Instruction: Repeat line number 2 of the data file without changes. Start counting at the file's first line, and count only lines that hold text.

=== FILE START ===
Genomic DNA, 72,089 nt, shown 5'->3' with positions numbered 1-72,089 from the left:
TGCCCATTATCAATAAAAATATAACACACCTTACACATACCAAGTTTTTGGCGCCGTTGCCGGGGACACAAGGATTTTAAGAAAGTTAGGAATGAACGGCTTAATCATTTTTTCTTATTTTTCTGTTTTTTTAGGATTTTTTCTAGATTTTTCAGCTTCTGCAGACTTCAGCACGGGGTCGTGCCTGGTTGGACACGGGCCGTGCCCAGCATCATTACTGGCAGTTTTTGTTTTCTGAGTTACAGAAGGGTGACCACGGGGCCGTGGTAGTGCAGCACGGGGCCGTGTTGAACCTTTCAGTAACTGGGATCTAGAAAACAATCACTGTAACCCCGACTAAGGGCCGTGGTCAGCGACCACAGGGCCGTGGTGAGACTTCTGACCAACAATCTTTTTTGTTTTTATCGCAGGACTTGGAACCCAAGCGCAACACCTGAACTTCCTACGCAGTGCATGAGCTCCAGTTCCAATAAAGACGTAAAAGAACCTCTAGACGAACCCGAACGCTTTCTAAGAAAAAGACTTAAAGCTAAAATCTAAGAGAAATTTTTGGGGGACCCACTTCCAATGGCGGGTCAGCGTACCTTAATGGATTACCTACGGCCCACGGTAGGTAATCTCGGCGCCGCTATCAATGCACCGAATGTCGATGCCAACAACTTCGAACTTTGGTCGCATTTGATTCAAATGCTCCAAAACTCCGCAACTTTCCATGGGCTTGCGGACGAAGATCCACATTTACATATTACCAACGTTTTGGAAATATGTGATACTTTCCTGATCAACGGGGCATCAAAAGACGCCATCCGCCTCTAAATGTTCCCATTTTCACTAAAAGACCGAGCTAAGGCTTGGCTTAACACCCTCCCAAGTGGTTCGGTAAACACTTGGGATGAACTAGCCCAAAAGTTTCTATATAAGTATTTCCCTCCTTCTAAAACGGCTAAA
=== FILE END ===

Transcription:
TGCCCATTATCAATAAAAATATAACACACCTTACACATACCAAGTTTTTGGCGCCGTTGCCGGGGACACAAGGATTTTAAGAAAGTTAGGAATGAACGGCTTAATCATTTTTTCTTATTTTTCTGTTTTTTTAGGATTTTTTCTAGATTTTTCAGCTTCTGCAGACTTCAGCACGGGGTCGTGCCTGGTTGGACACGGGCCGTGCCCAGCATCATTACTGGCAGTTTTTGTTTTCTGAGTTACAGAAGGGTGACCACGGGGCCGTGGTAGTGCAGCACGGGGCCGTGTTGAACCTTTCAGTAACTGGGATCTAGAAAACAATCACTGTAACCCCGACTAAGGGCCGTGGTCAGCGACCACAGGGCCGTGGTGAGACTTCTGACCAACAATCTTTTTTGTTTTTATCGCAGGACTTGGAACCCAAGCGCAACACCTGAACTTCCTACGCAGTGCATGAGCTCCAGTTCCAATAAAGACGTAAAAGAACCTCTAGACGAACCCGAACGCTTTCTAAGAAAAAGACTTAAAGCTAAAATCTAAGAGAAATTTTTGGGGGACCCACTTCCAATGGCGGGTCAGCGTACCTTAATGGATTACCTACGGCCCACGGTAGGTAATCTCGGCGCCGCTATCAATGCACCGAATGTCGATGCCAACAACTTCGAACTTTGGTCGCATTTGATTCAAATGCTCCAAAACTCCGCAACTTTCCATGGGCTTGCGGACGAAGATCCACATTTACATATTACCAACGTTTTGGAAATATGTGATACTTTCCTGATCAACGGGGCATCAAAAGACGCCATCCGCCTCTAAATGTTCCCATTTTCACTAAAAGACCGAGCTAAGGCTTGGCTTAACACCCTCCCAAGTGGTTCGGTAAACACTTGGGATGAACTAGCCCAAAAGTTTCTATATAAGTATTTCCCTCCTTCTAAAACGGCTAAA